Texas-based Excelerate Energy LP has sought the approval of the Department of Energy to start the construction of a liquefied natural gas project in Batangas province next year.
“Yes, they’ve submitted and pending evaluation,” Energy Assistant Secretary Leonido Pulido III said.
Excelerate submitted an application for permit to construct, expand, rehabilitate and modify the the Filipinas LNG Gateway project, the country’s first open access LNG import terminal, prior to the expiration of the notice to proceed it obtained from the department.
The company is developing the country’s first open access floating storage re-gasification unit, an LNG import terminal in offshore areas of Batangas Bay, costing about P11.3 billion ($230 million).
The open access LNG project is expected to be completed by the third quarter of 2022 as the Philippines prepares contingency measures with the expected depletion of the Malampaya natural gas field.
Ramon Wangdi, president of Luzon LNG Terminal Inc., the local subsidiary of Excelerate, earlier said the submission of the PCERM to the DOE would be “the next steps in bringing this nationally important facility online as early as the second quarter of 2022.”
Under the open access model, Filipinas LNG will provide access to all power plants in the Luzon region which use natural gas as a fuel for generating electricity.
“Since receiving a notice-to-proceed from the Philippine DOE in late 2019, Excelerate has worked diligently to develop Filipinas LNG so that the energy markets can be prepared for the next chapter after Malampaya,” Wangdi said.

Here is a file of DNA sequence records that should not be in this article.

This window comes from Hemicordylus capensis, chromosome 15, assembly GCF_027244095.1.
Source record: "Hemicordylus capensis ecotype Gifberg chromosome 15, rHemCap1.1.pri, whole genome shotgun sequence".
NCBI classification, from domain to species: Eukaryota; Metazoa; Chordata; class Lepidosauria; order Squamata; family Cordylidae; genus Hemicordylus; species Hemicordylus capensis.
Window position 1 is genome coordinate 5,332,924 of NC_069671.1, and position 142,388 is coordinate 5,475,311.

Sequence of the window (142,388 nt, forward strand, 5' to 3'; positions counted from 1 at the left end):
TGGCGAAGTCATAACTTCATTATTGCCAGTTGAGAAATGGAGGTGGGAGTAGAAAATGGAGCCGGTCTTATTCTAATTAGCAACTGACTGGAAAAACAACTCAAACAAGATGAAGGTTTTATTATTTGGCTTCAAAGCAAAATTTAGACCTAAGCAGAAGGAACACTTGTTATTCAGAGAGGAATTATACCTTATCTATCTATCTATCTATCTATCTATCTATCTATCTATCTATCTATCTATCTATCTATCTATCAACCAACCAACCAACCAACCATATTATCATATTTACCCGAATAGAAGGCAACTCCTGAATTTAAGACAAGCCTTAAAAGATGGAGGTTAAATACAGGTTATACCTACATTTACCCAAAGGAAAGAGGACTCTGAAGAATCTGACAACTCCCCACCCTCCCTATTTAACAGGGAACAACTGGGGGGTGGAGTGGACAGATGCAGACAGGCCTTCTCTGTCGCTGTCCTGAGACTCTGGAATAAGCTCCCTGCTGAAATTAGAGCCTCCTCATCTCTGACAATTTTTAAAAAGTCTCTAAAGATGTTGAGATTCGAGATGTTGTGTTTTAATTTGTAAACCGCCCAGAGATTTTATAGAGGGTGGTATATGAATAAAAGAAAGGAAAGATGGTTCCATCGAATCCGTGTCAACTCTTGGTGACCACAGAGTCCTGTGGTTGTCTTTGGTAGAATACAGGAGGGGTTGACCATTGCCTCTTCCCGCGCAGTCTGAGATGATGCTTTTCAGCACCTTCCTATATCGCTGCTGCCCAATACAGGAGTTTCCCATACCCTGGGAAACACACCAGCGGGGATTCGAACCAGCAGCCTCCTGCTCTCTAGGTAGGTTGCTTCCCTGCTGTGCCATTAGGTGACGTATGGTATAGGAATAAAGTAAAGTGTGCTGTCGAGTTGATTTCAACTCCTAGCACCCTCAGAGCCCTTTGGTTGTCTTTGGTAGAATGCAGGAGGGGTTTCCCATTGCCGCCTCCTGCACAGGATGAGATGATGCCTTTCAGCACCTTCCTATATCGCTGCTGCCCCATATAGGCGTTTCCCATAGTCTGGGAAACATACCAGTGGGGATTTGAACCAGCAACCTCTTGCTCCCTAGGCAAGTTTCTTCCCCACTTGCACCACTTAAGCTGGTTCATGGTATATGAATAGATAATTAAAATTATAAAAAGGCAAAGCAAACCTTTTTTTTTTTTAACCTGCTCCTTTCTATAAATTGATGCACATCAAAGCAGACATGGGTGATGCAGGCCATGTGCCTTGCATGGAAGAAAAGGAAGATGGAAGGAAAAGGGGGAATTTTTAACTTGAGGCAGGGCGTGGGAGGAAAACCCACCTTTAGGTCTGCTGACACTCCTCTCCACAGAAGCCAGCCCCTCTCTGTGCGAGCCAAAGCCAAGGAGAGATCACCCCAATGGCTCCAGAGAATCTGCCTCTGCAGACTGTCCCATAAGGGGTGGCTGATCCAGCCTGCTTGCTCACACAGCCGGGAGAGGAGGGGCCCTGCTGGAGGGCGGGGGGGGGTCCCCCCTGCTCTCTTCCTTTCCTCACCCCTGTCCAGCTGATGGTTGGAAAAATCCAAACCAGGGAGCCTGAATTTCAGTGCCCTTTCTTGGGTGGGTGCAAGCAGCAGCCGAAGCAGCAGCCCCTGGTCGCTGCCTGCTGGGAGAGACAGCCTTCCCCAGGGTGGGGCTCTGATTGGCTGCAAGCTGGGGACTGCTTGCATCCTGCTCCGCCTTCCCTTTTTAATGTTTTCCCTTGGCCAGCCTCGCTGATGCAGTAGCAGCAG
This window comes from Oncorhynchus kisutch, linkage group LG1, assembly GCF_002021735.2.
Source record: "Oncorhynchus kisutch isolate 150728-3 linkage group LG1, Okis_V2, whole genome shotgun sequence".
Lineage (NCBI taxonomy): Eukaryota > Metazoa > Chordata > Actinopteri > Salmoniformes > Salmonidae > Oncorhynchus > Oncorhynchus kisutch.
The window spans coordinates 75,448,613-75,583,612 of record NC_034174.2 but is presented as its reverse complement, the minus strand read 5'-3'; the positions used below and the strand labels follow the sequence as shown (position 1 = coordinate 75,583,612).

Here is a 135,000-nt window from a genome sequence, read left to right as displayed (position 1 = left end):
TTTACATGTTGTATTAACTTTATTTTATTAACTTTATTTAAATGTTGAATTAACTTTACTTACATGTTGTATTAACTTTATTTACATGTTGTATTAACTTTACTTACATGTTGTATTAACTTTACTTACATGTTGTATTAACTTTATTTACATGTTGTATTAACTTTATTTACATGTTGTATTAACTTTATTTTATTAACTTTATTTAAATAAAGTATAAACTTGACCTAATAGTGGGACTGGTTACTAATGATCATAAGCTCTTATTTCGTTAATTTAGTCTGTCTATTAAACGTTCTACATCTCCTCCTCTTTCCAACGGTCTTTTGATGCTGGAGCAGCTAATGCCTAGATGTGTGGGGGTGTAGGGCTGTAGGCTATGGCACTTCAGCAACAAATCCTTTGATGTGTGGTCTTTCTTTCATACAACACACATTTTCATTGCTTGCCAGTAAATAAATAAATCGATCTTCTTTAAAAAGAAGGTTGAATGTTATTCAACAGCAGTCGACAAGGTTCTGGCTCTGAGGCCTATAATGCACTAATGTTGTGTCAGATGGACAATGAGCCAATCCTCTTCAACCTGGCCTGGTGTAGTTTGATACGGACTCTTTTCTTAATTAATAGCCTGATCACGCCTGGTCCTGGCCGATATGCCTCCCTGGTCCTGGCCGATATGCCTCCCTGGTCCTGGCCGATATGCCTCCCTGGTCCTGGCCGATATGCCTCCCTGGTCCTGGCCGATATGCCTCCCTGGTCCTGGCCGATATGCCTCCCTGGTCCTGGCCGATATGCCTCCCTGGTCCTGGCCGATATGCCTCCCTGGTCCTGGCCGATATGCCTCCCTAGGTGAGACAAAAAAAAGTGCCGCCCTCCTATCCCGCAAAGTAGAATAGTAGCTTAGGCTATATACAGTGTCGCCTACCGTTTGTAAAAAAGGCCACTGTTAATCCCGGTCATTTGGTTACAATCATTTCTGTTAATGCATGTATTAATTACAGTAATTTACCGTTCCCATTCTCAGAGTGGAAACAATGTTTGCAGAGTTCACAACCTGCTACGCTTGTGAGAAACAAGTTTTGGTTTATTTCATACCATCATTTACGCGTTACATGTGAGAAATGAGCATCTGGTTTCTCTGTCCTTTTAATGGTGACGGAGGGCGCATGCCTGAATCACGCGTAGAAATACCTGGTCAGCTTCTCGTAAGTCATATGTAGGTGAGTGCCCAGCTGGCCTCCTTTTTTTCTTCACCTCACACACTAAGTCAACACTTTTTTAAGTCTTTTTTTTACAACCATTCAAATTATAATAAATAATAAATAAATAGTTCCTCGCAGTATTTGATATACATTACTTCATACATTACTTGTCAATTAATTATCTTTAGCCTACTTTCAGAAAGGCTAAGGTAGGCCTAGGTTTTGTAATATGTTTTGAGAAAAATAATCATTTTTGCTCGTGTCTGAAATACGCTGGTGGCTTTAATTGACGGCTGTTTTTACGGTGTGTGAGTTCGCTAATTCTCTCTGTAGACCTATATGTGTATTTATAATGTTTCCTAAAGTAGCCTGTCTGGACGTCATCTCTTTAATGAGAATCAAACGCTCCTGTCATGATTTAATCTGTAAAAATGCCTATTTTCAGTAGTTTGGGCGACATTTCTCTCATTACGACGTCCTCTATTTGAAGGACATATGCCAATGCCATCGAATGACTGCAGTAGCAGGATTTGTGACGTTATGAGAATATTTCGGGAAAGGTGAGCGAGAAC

He said Excelerate and local partner Topline Energy and Power Development Corp. made significant progress on the project despite substantial challenges due to COVID-19 and the resulting lockdowns.
The supply from the Malampaya gas field in offshore northwest Palawan started to decline and Filipinas LNG said its LNG project would address the country’s need to supplement and eventually replace Malampaya by supplying a quick, reliable and sustainable gas solution.
The terminal will utilize Excelerate’s state-of-the-art offshore FSRU technology, designed to perform in extreme weather conditions like those of the Philippines.
The technology has been proven at Excelerate’s operations in the United States within the Gulf of Mexico and North Atlantic, Israel and recently, the Bay of Bengal.
“Reliability is critical in fueling power plants, and when it comes to LNG, there is no substitute for experience,” said Wangdi.